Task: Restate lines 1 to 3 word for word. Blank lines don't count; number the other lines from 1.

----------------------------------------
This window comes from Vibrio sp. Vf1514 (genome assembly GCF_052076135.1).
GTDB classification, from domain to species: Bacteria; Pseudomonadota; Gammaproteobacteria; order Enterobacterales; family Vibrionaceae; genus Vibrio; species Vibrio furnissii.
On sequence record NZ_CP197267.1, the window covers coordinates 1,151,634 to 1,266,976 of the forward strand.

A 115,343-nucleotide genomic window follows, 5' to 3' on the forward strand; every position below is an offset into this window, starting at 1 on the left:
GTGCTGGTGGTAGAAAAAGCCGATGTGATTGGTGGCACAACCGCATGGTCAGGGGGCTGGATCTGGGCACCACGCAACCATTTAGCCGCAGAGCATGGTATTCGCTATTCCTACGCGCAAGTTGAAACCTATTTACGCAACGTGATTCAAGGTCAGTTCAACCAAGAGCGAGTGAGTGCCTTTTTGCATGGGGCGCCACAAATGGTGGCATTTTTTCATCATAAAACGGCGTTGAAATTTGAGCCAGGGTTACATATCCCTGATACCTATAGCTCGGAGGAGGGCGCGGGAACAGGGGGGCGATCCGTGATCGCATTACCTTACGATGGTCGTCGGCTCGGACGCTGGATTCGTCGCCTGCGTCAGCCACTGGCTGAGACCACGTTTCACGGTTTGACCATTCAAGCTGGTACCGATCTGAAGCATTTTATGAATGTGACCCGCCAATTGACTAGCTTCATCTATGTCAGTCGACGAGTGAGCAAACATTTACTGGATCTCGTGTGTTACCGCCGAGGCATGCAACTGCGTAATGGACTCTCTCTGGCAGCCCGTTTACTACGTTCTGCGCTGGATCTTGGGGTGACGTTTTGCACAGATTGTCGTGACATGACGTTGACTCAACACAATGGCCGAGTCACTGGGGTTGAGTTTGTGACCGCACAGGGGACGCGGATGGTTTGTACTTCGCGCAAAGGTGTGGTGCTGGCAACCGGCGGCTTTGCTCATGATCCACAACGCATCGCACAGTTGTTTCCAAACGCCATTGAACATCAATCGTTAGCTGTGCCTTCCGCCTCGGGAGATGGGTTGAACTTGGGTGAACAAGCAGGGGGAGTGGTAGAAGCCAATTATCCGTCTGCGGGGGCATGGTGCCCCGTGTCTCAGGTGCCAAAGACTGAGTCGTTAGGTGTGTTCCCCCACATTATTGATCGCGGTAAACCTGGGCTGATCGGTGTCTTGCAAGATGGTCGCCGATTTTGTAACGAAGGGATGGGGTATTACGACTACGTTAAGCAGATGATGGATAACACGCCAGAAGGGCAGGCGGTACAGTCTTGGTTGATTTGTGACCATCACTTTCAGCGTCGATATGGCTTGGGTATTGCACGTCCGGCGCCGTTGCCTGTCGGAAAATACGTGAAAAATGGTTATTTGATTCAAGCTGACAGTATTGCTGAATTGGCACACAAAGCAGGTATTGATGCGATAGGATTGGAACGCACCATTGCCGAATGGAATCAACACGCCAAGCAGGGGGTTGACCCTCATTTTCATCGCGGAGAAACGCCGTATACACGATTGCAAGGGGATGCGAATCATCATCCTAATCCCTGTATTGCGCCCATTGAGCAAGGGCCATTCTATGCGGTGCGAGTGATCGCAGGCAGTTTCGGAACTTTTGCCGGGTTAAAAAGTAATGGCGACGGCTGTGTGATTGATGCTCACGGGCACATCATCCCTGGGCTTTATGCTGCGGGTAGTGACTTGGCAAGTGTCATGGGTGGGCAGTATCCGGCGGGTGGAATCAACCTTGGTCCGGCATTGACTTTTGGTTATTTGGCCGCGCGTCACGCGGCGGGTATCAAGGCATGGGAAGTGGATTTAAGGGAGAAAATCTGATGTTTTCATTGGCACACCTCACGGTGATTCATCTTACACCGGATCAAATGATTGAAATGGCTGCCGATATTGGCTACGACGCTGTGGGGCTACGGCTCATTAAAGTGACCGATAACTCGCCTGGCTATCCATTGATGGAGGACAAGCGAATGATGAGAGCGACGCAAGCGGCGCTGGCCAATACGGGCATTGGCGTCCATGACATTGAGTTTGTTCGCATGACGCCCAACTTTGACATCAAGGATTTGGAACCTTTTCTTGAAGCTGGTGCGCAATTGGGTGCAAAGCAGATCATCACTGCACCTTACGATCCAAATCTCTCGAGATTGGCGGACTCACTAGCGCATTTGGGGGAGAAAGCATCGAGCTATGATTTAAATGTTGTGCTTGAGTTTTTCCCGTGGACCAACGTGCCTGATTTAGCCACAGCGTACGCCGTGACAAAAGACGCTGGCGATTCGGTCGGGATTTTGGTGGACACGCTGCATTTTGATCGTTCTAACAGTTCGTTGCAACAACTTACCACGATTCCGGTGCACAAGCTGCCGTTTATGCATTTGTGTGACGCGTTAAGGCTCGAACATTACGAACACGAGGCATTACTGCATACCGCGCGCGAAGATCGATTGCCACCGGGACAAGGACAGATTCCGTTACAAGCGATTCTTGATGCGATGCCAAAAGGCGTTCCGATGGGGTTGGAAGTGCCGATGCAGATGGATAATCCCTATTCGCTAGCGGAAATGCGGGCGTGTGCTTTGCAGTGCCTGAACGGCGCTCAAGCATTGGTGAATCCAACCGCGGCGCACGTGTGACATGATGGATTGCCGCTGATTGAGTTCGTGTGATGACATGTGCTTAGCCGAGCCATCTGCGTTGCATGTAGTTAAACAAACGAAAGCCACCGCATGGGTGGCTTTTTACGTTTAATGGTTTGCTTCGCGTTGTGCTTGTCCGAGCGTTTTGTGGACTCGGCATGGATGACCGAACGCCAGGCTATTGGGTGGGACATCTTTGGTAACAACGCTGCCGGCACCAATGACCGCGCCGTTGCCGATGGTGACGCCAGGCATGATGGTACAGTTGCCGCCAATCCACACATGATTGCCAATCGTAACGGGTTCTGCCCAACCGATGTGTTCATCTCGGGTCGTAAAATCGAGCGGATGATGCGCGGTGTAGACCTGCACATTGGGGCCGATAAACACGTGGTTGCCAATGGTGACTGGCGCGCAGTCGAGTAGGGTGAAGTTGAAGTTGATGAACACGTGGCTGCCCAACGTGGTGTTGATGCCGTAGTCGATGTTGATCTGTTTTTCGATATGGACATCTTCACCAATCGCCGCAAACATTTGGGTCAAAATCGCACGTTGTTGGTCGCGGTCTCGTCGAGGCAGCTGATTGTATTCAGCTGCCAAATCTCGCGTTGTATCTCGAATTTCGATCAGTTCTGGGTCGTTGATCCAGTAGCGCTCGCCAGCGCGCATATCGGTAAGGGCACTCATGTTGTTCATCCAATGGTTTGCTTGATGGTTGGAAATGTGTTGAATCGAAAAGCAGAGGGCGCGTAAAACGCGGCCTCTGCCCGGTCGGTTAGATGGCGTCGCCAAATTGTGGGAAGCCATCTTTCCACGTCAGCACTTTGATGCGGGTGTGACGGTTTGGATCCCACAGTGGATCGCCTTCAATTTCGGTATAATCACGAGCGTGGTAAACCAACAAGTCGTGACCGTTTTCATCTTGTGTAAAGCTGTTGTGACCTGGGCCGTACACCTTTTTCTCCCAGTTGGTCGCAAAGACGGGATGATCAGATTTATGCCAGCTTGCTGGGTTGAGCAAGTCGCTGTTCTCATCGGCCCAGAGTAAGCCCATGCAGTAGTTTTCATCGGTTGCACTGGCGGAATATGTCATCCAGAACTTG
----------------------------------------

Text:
This window comes from Vibrio sp. Vf1514 (genome assembly GCF_052076135.1).
GTDB classification, from domain to species: Bacteria; Pseudomonadota; Gammaproteobacteria; order Enterobacterales; family Vibrionaceae; genus Vibrio; species Vibrio furnissii.
On sequence record NZ_CP197267.1, the window covers coordinates 1,151,634 to 1,266,976 of the forward strand.